Her parents try to grant her wish, but all the doctors say no. The specialists, the plastic surgeons, even the celebrity doctors—they all say no.  “No, no, no,” they chant in unison, a Hippocratic chorus. Soon the naysayers crowd into her dreams. They stand strung together, identical and frowning and folded arms, paper doll doctors. And they won’t say yes.


Four. Cassie has blind spots, too. When she gets home from school one day, Cassie’s aunt and her mother are sitting in the living room waiting for her. Her mother is smiling, and her aunt is frowning. There is a strange man with her father in the kitchen, and he is a doctor who has heard all about Cassie and has volunteered to make her pretty.

He’ll do it for free, Cassie’s mother says, holding out her arms to her ugly little girl. Cassie’s heart explodes like trumpets, like fireworks and streamers. She’s going to be beautiful. It suddenly seems okay that she’ll die, now. It suddenly seems like a natural price to pay. She will be a flower, yes, a moonbeam, yes, shining briefly but bright—a silvery, shimmery memory forever.

Oh, child, says her aunt. I wish you wouldn’t. Everyone loves you now. What do you need prettiness for?

Cassie says nothing. She knows she can’t possibly explain. How the love people give you when you’re ugly just isn’t the same.

Oh, hush, says Cassie’s mother. She holds Cassie to her, while her daughter cries without knowing she’s crying. Her face is even uglier with the redness and the squinty eyes and tear tracks. Cassie’s mother tries not to look. She was prom queen once, and she’s still the prettiest cashier at the Safeway. Prettier than most of the other girls twenty years younger. Oh, Babydoll, won’t it be nice, she murmurs into her daughter’s mousy hair. Won’t it be nice.

The doctor is young and good-looking, with long slender hands that will work magic on Cassie. The Doctor has heard from another doctor that Cassie is going to die, and nobody exactly disabuses him of that notion. Everyone in Cassie’s family believes at least a little in her Sight.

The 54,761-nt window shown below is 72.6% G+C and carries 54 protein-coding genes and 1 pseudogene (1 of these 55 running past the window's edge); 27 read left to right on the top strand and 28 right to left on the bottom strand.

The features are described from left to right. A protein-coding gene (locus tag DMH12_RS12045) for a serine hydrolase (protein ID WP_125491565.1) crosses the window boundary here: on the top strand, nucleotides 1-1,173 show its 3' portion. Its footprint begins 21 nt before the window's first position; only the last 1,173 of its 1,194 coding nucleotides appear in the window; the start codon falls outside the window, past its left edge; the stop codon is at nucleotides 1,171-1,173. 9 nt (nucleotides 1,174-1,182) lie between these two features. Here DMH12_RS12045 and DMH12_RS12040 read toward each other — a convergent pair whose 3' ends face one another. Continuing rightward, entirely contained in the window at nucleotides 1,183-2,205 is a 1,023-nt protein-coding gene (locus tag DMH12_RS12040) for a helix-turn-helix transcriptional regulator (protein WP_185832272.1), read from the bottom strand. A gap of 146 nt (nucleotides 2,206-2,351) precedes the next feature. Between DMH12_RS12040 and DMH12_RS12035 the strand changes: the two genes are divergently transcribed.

The doctor says it will take six months, and does she have that long? Cassie thinks about it, and it feels right to her. So she says yes, and the family echoes her. Yes.

Then he rolls up his sleeves, and Cassie rolls up hers, and they get to work. He breaks her nose, puts in a chin implant, performs eyelid lifts, pins back her ears, plumps her lips up with injections, liposuctions her thighs and gives her breast implants. It is all very painful, but Cassie has a mantra, though she doesn’t know the word. I will be a swan, she says, over and over, when the pain gets so bad she feels she might black out. I will be a swan, I will be a swan, I will be a swan.


Five. Cassie is a little in love with her doctor. This is one of her blind spots. He tells her that he will throw her a party when the bandages come off, just like Cinderella. She tries to tell him Cinderella was always pretty, but he cuts her off and smiles wider. You’ll be the belle of the ball, he says.

No one has ever checked on the doctor’s credentials. He just showed up on Cassie’s doorstep, and the family has attributed it to Providence. If anyone had checked, they would have noticed he was no longer allowed to practice medicine. If anyone had checked, they might have seen some other scary things. But no one has checked.